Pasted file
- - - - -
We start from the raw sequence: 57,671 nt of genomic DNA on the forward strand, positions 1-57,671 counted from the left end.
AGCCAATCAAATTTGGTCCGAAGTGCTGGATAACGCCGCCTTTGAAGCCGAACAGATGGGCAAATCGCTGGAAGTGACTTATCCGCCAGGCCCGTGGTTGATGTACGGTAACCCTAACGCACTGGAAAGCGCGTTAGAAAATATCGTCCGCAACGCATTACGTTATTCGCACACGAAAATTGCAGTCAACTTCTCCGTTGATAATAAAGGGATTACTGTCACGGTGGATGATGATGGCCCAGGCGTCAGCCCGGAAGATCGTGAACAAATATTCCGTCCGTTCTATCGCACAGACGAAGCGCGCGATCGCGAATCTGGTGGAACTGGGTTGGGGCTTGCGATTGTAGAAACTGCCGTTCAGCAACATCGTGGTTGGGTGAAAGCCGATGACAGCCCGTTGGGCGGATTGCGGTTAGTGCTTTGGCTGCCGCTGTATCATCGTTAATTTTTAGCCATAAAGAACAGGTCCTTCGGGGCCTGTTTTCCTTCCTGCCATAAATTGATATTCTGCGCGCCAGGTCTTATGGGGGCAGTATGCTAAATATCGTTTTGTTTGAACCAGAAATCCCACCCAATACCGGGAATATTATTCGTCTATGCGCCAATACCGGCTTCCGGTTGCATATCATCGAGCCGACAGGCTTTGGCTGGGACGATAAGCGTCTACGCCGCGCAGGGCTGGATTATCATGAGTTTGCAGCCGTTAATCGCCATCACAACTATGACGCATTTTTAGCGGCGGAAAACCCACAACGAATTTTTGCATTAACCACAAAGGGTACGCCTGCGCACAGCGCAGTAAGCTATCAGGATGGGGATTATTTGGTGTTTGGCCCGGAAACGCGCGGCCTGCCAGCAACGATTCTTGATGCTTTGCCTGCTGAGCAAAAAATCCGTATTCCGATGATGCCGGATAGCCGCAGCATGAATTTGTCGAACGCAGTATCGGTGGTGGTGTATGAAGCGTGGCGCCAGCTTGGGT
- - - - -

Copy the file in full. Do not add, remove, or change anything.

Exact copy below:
We start from the raw sequence: 57,671 nt of genomic DNA on the forward strand, positions 1-57,671 counted from the left end.
AGCCAATCAAATTTGGTCCGAAGTGCTGGATAACGCCGCCTTTGAAGCCGAACAGATGGGCAAATCGCTGGAAGTGACTTATCCGCCAGGCCCGTGGTTGATGTACGGTAACCCTAACGCACTGGAAAGCGCGTTAGAAAATATCGTCCGCAACGCATTACGTTATTCGCACACGAAAATTGCAGTCAACTTCTCCGTTGATAATAAAGGGATTACTGTCACGGTGGATGATGATGGCCCAGGCGTCAGCCCGGAAGATCGTGAACAAATATTCCGTCCGTTCTATCGCACAGACGAAGCGCGCGATCGCGAATCTGGTGGAACTGGGTTGGGGCTTGCGATTGTAGAAACTGCCGTTCAGCAACATCGTGGTTGGGTGAAAGCCGATGACAGCCCGTTGGGCGGATTGCGGTTAGTGCTTTGGCTGCCGCTGTATCATCGTTAATTTTTAGCCATAAAGAACAGGTCCTTCGGGGCCTGTTTTCCTTCCTGCCATAAATTGATATTCTGCGCGCCAGGTCTTATGGGGGCAGTATGCTAAATATCGTTTTGTTTGAACCAGAAATCCCACCCAATACCGGGAATATTATTCGTCTATGCGCCAATACCGGCTTCCGGTTGCATATCATCGAGCCGACAGGCTTTGGCTGGGACGATAAGCGTCTACGCCGCGCAGGGCTGGATTATCATGAGTTTGCAGCCGTTAATCGCCATCACAACTATGACGCATTTTTAGCGGCGGAAAACCCACAACGAATTTTTGCATTAACCACAAAGGGTACGCCTGCGCACAGCGCAGTAAGCTATCAGGATGGGGATTATTTGGTGTTTGGCCCGGAAACGCGCGGCCTGCCAGCAACGATTCTTGATGCTTTGCCTGCTGAGCAAAAAATCCGTATTCCGATGATGCCGGATAGCCGCAGCATGAATTTGTCGAACGCAGTATCGGTGGTGGTGTATGAAGCGTGGCGCCAGCTTGGGT